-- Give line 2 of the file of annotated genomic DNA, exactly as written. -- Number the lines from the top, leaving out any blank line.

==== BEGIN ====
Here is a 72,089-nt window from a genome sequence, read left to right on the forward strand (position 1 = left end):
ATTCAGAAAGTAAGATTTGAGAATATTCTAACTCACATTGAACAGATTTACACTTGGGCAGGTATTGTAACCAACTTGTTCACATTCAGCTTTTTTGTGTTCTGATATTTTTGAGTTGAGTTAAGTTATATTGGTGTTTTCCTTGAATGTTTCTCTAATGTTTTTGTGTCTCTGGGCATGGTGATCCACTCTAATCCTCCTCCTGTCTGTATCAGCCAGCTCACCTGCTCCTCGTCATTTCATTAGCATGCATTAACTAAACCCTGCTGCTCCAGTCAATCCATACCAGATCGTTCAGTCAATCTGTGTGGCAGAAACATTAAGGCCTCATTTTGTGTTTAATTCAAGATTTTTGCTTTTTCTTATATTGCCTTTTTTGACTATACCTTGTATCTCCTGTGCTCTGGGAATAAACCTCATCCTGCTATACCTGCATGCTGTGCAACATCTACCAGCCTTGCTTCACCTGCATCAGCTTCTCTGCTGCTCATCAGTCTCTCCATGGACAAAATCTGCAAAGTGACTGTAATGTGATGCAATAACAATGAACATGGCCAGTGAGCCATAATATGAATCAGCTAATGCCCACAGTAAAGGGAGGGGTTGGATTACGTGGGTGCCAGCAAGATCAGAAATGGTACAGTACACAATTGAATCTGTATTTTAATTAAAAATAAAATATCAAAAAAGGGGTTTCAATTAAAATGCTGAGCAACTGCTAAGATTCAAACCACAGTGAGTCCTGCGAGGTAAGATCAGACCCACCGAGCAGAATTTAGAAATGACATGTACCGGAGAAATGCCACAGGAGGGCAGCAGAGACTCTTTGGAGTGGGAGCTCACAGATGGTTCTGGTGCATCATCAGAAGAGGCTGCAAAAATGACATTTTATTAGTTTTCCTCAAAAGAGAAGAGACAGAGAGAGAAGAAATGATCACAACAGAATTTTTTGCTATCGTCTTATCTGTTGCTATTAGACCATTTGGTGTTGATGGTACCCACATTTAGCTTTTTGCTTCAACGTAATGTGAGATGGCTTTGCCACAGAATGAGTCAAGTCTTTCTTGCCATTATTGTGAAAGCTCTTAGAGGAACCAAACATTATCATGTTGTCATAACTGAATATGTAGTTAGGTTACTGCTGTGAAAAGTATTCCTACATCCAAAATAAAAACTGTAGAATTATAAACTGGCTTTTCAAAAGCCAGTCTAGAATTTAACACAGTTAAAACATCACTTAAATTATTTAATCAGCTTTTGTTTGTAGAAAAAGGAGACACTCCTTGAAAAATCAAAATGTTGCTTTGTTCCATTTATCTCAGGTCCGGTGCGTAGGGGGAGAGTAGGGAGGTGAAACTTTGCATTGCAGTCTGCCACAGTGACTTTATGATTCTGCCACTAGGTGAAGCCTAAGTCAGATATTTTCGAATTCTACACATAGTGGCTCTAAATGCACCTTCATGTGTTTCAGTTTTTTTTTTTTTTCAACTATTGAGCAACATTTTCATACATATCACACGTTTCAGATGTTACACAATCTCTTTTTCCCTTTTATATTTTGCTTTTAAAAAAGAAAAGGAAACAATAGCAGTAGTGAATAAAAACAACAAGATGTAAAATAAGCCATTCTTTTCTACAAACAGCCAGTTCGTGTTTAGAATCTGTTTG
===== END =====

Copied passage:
ATTCAGAAAGTAAGATTTGAGAATATTCTAACTCACATTGAACAGATTTACACTTGGGCAGGTATTGTAACCAACTTGTTCACATTCAGCTTTTTTGTGTTCTGATATTTTTGAGTTGAGTTAAGTTATATTGGTGTTTTCCTTGAATGTTTCTCTAATGTTTTTGTGTCTCTGGGCATGGTGATCCACTCTAATCCTCCTCCTGTCTGTATCAGCCAGCTCACCTGCTCCTCGTCATTTCATTAGCATGCATTAACTAAACCCTGCTGCTCCAGTCAATCCATACCAGATCGTTCAGTCAATCTGTGTGGCAGAAACATTAAGGCCTCATTTTGTGTTTAATTCAAGATTTTTGCTTTTTCTTATATTGCCTTTTTTGACTATACCTTGTATCTCCTGTGCTCTGGGAATAAACCTCATCCTGCTATACCTGCATGCTGTGCAACATCTACCAGCCTTGCTTCACCTGCATCAGCTTCTCTGCTGCTCATCAGTCTCTCCATGGACAAAATCTGCAAAGTGACTGTAATGTGATGCAATAACAATGAACATGGCCAGTGAGCCATAATATGAATCAGCTAATGCCCACAGTAAAGGGAGGGGTTGGATTACGTGGGTGCCAGCAAGATCAGAAATGGTACAGTACACAATTGAATCTGTATTTTAATTAAAAATAAAATATCAAAAAAGGGGTTTCAATTAAAATGCTGAGCAACTGCTAAGATTCAAACCACAGTGAGTCCTGCGAGGTAAGATCAGACCCACCGAGCAGAATTTAGAAATGACATGTACCGGAGAAATGCCACAGGAGGGCAGCAGAGACTCTTTGGAGTGGGAGCTCACAGATGGTTCTGGTGCATCATCAGAAGAGGCTGCAAAAATGACATTTTATTAGTTTTCCTCAAAAGAGAAGAGACAGAGAGAGAAGAAATGATCACAACAGAATTTTTTGCTATCGTCTTATCTGTTGCTATTAGACCATTTGGTGTTGATGGTACCCACATTTAGCTTTTTGCTTCAACGTAATGTGAGATGGCTTTGCCACAGAATGAGTCAAGTCTTTCTTGCCATTATTGTGAAAGCTCTTAGAGGAACCAAACATTATCATGTTGTCATAACTGAATATGTAGTTAGGTTACTGCTGTGAAAAGTATTCCTACATCCAAAATAAAAACTGTAGAATTATAAACTGGCTTTTCAAAAGCCAGTCTAGAATTTAACACAGTTAAAACATCACTTAAATTATTTAATCAGCTTTTGTTTGTAGAAAAAGGAGACACTCCTTGAAAAATCAAAATGTTGCTTTGTTCCATTTATCTCAGGTCCGGTGCGTAGGGGGAGAGTAGGGAGGTGAAACTTTGCATTGCAGTCTGCCACAGTGACTTTATGATTCTGCCACTAGGTGAAGCCTAAGTCAGATATTTTCGAATTCTACACATAGTGGCTCTAAATGCACCTTCATGTGTTTCAGTTTTTTTTTTTTTTCAACTATTGAGCAACATTTTCATACATATCACACGTTTCAGATGTTACACAATCTCTTTTTCCCTTTTATATTTTGCTTTTAAAAAAGAAAAGGAAACAATAGCAGTAGTGAATAAAAACAACAAGATGTAAAATAAGCCATTCTTTTCTACAAACAGCCAGTTCGTGTTTAGAATCTGTTTG